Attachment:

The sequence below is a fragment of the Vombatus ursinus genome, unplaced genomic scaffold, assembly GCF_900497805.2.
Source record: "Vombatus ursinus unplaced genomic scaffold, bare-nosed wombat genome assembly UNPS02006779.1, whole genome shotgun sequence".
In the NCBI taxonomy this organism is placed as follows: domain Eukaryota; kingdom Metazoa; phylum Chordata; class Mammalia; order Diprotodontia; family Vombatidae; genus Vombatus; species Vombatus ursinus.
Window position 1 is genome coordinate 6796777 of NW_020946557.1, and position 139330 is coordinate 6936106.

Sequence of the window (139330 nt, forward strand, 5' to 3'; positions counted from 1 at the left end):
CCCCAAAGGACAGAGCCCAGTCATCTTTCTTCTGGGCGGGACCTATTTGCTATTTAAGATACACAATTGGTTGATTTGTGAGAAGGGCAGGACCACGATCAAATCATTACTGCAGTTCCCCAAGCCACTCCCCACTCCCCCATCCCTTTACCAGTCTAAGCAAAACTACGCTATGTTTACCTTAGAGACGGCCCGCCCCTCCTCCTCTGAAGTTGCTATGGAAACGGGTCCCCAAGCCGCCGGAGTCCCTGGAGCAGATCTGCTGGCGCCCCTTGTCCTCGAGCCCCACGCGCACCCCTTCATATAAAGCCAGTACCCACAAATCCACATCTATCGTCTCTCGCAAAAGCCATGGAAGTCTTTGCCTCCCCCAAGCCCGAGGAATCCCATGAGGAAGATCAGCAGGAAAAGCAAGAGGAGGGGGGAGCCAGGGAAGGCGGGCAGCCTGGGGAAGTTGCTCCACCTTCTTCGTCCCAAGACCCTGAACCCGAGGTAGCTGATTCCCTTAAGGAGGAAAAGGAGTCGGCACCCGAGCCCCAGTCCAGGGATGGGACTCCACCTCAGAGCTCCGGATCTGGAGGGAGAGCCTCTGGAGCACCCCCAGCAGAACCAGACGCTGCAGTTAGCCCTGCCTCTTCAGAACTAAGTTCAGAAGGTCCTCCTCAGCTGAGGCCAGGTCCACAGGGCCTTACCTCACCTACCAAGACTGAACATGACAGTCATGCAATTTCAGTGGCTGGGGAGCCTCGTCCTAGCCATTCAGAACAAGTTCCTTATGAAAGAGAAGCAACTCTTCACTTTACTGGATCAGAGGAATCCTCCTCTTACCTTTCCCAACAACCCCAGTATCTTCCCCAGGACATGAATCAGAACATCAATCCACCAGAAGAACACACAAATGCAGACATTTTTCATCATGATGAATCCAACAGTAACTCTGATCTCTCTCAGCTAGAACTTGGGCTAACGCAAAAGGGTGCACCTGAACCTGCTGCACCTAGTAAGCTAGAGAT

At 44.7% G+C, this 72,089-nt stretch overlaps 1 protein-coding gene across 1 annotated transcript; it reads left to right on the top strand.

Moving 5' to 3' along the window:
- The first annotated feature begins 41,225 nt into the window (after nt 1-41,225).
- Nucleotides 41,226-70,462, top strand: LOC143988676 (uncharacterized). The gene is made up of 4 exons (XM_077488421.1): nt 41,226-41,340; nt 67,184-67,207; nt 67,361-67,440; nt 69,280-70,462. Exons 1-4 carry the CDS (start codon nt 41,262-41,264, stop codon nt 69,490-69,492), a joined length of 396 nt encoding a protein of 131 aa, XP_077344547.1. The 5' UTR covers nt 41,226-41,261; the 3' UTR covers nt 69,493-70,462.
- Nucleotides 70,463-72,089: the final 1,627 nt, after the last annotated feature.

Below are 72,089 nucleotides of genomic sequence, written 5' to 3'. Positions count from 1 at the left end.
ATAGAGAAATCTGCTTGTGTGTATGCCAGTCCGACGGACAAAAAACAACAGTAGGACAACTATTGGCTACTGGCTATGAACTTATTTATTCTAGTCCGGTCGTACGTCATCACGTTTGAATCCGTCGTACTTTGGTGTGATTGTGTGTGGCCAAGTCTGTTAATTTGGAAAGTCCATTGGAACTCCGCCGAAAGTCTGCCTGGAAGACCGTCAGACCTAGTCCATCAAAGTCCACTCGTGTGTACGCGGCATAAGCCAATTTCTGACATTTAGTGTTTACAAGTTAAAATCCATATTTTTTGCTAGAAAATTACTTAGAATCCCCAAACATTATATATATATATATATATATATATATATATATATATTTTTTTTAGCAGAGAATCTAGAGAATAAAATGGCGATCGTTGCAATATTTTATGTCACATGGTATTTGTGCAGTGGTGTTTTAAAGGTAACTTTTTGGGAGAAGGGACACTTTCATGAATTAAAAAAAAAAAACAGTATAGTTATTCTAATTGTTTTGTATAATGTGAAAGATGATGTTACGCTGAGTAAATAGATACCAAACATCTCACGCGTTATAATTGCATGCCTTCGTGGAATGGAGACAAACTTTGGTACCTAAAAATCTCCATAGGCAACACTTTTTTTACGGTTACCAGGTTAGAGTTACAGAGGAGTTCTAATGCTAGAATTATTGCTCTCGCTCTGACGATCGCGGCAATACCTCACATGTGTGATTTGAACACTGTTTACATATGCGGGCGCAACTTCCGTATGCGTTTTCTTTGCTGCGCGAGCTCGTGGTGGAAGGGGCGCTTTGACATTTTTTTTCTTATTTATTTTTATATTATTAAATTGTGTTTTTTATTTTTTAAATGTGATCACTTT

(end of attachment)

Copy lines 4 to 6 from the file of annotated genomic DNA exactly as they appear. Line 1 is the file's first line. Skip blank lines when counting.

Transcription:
Window position 1 is genome coordinate 6796777 of NW_020946557.1, and position 139330 is coordinate 6936106.

Sequence of the window (139330 nt, forward strand, 5' to 3'; positions counted from 1 at the left end):
CCCCAAAGGACAGAGCCCAGTCATCTTTCTTCTGGGCGGGACCTATTTGCTATTTAAGATACACAATTGGTTGATTTGTGAGAAGGGCAGGACCACGATCAAATCATTACTGCAGTTCCCCAAGCCACTCCCCACTCCCCCATCCCTTTACCAGTCTAAGCAAAACTACGCTATGTTTACCTTAGAGACGGCCCGCCCCTCCTCCTCTGAAGTTGCTATGGAAACGGGTCCCCAAGCCGCCGGAGTCCCTGGAGCAGATCTGCTGGCGCCCCTTGTCCTCGAGCCCCACGCGCACCCCTTCATATAAAGCCAGTACCCACAAATCCACATCTATCGTCTCTCGCAAAAGCCATGGAAGTCTTTGCCTCCCCCAAGCCCGAGGAATCCCATGAGGAAGATCAGCAGGAAAAGCAAGAGGAGGGGGGAGCCAGGGAAGGCGGGCAGCCTGGGGAAGTTGCTCCACCTTCTTCGTCCCAAGACCCTGAACCCGAGGTAGCTGATTCCCTTAAGGAGGAAAAGGAGTCGGCACCCGAGCCCCAGTCCAGGGATGGGACTCCACCTCAGAGCTCCGGATCTGGAGGGAGAGCCTCTGGAGCACCCCCAGCAGAACCAGACGCTGCAGTTAGCCCTGCCTCTTCAGAACTAAGTTCAGAAGGTCCTCCTCAGCTGAGGCCAGGTCCACAGGGCCTTACCTCACCTACCAAGACTGAACATGACAGTCATGCAATTTCAGTGGCTGGGGAGCCTCGTCCTAGCCATTCAGAACAAGTTCCTTATGAAAGAGAAGCAACTCTTCACTTTACTGGATCAGAGGAATCCTCCTCTTACCTTTCCCAACAACCCCAGTATCTTCCCCAGGACATGAATCAGAACATCAATCCACCAGAAGAACACACAAATGCAGACATTTTTCATCATGATGAATCCAACAGTAACTCTGATCTCTCTCAGCTAGAACTTGGGCTAACGCAAAAGGGTGCACCTGAACCTGCTGCACCTAGTAAGCTAGAGAT